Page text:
Synthetic vs. Real Lawns Part II
Happy March from Desert Rose! This month's blog is the conclusion to our two-part blog. We started last month reviewing the differences between real and artificial lawns. In part two, we will be going over the pros and cons of a real, living lawn. Most of us remember the feeling of a childhood full of running around, wresting, or having picnics on the grass. Whether we sat with the grass between our toes or pulled at the blades and threw them in the air, it gave us a warm, happy feeling. A lot of people want their kids to experience that same feeling, or they want to have a lawn that way they can revisit that feeling of their childhood whenever they want. There have even been studies that show exposure to green nature, including lawns, can reduce stress, tension, lower blood pressure, and increase feelings of happiness and peacefulness; the emotional benefits cannot be overstated.
Most people can find working in the yard therapeutic and calming, especially during these crazy times as it allows them to reconnect with nature. But as with anything to do with outdoor activities, it is a constant battle against Mother Nature. Disease and bugs can make your lawn look less than its best, not to mention moles, which can leave holes in your lawn that are not only unsightly but can be a serious tripping hazard. The moles will need to be trapped, the holes filled, and the grass replaced.
Unfortunately, the emotional benefits gained from lawn care can also lead to emotional frustration. When you work hard and try to do everything you can for that perfect lawn, insects, disease, drought, and weeds, can get in your way, which can be a very frustrating experience. Not to mention those pesky yellow spots and dead patches from Fido frequenting his favorite spots. Anyone who has ever had a lawn understands the significant amount of work it takes to keep it looking good, not to mention the expensive summer water bills and the winter watering that is needed every couple of weeks.
The cost of fertilizers, herbicides, a lawnmower, and all the other equipment needed for upkeep can seem like a never-ending bill, which is especially true if you decide to go with an irrigation system. However, an irrigation system for your lawn is one of the best things you can invest in. Consistent, even waterings with little to no effort from you not only prevent countless hours of moving a hose around but also mitigates over and under watering of certain spots in your lawn that are almost inevitable with hand watering. Depending on the size of your lawn and the number of zones needed, this can add a few to several thousands of dollars to the cost of maintaining a lawn. The initial cost of installation of sod is typically between $8-$10 a square foot, which is half the price of artificial grass. Just remember the cost savings in installation usually goes to lawn maintenance and care costs.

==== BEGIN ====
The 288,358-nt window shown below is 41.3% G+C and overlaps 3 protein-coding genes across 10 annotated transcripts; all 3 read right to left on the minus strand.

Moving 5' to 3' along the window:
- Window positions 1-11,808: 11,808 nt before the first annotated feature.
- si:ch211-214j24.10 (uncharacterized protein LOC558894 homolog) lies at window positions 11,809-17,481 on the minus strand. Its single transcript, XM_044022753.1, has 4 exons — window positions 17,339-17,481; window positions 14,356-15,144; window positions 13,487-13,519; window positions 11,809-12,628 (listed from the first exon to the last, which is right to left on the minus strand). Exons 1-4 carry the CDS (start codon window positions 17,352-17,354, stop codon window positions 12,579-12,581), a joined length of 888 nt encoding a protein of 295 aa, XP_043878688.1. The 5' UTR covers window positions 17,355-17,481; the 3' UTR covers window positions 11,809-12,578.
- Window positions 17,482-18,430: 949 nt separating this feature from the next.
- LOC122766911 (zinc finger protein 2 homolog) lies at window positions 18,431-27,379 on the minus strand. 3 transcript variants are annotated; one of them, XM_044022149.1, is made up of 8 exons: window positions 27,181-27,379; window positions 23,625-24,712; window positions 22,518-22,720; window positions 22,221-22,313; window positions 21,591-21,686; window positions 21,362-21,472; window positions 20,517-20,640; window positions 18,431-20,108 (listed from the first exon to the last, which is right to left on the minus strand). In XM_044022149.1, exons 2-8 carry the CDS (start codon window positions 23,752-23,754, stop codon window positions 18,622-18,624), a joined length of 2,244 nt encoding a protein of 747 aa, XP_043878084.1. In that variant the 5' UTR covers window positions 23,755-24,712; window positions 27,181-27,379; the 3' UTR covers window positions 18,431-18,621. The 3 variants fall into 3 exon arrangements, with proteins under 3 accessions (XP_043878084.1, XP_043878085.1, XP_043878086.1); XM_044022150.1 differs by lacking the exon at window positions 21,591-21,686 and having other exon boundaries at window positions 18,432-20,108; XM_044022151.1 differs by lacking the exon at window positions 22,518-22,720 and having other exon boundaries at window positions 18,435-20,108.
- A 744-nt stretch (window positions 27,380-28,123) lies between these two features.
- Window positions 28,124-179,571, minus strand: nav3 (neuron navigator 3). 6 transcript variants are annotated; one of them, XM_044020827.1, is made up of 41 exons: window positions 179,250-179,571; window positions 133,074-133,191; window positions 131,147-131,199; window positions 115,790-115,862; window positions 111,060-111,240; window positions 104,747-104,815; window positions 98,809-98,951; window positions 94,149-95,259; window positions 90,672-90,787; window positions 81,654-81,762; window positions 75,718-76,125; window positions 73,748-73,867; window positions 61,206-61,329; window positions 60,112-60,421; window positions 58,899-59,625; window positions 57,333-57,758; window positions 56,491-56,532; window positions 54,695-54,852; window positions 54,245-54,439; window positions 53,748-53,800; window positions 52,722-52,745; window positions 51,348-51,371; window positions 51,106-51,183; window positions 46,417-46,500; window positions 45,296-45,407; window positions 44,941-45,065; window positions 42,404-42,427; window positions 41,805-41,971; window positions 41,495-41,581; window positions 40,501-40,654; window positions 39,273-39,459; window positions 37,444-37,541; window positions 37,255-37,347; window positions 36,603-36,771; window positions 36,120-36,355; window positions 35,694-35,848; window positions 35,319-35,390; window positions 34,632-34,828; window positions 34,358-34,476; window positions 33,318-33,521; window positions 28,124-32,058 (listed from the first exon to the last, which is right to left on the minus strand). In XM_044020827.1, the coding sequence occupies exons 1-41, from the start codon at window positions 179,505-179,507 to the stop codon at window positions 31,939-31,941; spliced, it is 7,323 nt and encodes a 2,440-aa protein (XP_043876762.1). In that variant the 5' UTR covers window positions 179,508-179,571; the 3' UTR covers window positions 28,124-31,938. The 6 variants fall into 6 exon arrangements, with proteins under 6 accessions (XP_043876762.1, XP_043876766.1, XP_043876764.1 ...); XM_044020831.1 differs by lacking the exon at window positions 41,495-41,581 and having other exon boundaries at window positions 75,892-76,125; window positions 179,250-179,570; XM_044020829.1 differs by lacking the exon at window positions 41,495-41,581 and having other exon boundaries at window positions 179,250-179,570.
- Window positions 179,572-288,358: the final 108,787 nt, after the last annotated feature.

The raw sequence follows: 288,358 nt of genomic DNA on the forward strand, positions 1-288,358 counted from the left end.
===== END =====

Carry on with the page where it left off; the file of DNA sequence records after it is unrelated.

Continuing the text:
In the United States, lawns clear the air of about 12 million tons of dirt and dust. Grass also filters about 5% of the carbon dioxide from the atmosphere each year, releasing fresh oxygen for us to breathe. 2500 square feet of grass produces enough oxygen to meet the needs of a family of four. Lawns also help to cool the surrounding air through evaporation. The air above lawns stays up to 14 degrees cooler than the air above concrete. In last month's blog, we learned that artificial grass can be 37 degrees hotter than asphalt, which is up to 86 degrees higher than natural grass. So on those dog days of summer, you will find yourself hanging around your grass instead of fleeing from the searing heat of an artificial lawn.
We hope these last two blogs gave you some insight into the main differences between synthetic lawns and real lawns. If you are interested in adding a lawn to your yard give Desert Rose a call!